Winn said part of the challenge in discerning which health care plan might be most effective is that few politicians ever really reduce health care costs in a significant way. Americans, he said, are held hostage by “big health care” – pharmaceutical giants, hospitals and insurance companies.
Here’s how he interprets the two candidates’ competing approaches for ending the holdup.
“Trump says, ‘We don’t negotiate with terrorists and we also don’t have a rescue plan,’ ” Winn said. “Biden says, ‘We just need to pay more ransom.’ ”
Under Biden, people are likely to see a more cohesive, national health policy, including the way that COVID-19 is managed. Under Trump, things will likely remain much like they are currently. Trump’s strategy is to provide flexibility to states, insurance companies and individuals to determine their own routes.
Marciarille said Biden has a more solid plan, but the devil is in the details. For example, neither candidate has given much information about how COVID-19 and people with its lasting effects will be managed.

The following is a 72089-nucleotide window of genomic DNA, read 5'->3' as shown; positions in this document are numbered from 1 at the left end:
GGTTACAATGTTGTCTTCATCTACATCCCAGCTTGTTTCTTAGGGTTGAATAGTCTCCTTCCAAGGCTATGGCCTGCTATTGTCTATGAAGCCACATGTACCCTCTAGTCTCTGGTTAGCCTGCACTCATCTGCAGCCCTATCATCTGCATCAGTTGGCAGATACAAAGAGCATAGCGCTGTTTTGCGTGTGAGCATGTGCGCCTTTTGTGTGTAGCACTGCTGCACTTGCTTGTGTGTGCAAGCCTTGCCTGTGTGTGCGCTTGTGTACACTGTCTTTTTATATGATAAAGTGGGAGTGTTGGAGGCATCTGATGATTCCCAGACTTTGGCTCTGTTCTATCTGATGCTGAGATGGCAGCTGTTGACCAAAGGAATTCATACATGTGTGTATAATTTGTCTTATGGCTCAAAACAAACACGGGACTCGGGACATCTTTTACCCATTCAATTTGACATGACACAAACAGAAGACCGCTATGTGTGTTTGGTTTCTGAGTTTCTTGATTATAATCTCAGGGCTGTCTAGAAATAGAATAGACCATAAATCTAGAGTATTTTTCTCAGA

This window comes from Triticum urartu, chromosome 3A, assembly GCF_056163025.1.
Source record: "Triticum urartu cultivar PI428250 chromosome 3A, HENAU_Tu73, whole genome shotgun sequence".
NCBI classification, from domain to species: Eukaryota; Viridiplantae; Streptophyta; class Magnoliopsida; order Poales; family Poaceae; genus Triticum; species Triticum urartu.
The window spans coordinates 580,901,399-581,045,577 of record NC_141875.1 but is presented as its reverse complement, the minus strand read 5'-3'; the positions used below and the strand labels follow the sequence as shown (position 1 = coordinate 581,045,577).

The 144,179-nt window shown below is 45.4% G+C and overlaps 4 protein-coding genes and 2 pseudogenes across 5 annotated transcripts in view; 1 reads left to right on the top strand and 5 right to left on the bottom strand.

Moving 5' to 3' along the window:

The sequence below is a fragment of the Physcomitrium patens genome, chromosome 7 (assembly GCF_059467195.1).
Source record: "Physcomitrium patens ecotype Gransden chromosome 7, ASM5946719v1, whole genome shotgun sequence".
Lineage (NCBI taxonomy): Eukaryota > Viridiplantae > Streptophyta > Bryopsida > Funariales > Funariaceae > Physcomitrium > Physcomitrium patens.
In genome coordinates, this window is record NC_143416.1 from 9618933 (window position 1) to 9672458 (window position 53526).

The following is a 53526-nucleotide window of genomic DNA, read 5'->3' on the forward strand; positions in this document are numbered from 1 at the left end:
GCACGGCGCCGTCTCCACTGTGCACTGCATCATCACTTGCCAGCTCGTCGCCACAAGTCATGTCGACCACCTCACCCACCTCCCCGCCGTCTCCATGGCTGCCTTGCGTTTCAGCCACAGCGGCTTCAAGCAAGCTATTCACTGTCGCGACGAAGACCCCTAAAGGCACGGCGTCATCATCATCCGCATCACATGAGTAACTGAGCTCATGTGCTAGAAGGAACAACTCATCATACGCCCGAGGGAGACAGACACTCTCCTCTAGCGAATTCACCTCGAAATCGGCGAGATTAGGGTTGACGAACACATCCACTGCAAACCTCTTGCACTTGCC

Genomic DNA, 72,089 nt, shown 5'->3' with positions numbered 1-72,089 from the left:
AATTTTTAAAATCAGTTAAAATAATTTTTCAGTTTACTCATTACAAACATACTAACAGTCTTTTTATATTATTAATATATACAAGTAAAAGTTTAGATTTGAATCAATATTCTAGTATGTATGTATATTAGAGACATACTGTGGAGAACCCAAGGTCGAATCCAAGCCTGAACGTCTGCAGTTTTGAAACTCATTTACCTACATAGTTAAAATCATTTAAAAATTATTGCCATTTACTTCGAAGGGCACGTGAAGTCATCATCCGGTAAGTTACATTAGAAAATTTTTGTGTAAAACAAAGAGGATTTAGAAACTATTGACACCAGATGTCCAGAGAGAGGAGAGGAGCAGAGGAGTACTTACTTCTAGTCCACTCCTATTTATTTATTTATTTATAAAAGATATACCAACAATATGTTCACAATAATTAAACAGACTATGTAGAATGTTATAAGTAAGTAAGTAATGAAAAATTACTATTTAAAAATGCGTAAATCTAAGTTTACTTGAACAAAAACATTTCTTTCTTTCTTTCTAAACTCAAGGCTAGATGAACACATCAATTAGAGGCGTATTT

Trump’s move to curb hospital charges is a bold idea, she said. But his positions are inconsistent – he says he wants to protect patients with pre-existing conditions from insurance exclusions while his Department of Justice is arguing the Affordable Care Act (which does exactly that) is unconstitutional. Meanwhile, Biden’s public option could be a good idea – but lacks the hows and whys of management.
“I see admirable things on both sides and not enough details on either,” she said.
Tammy Worth is a freelance journalist based in Blue Springs, Missouri.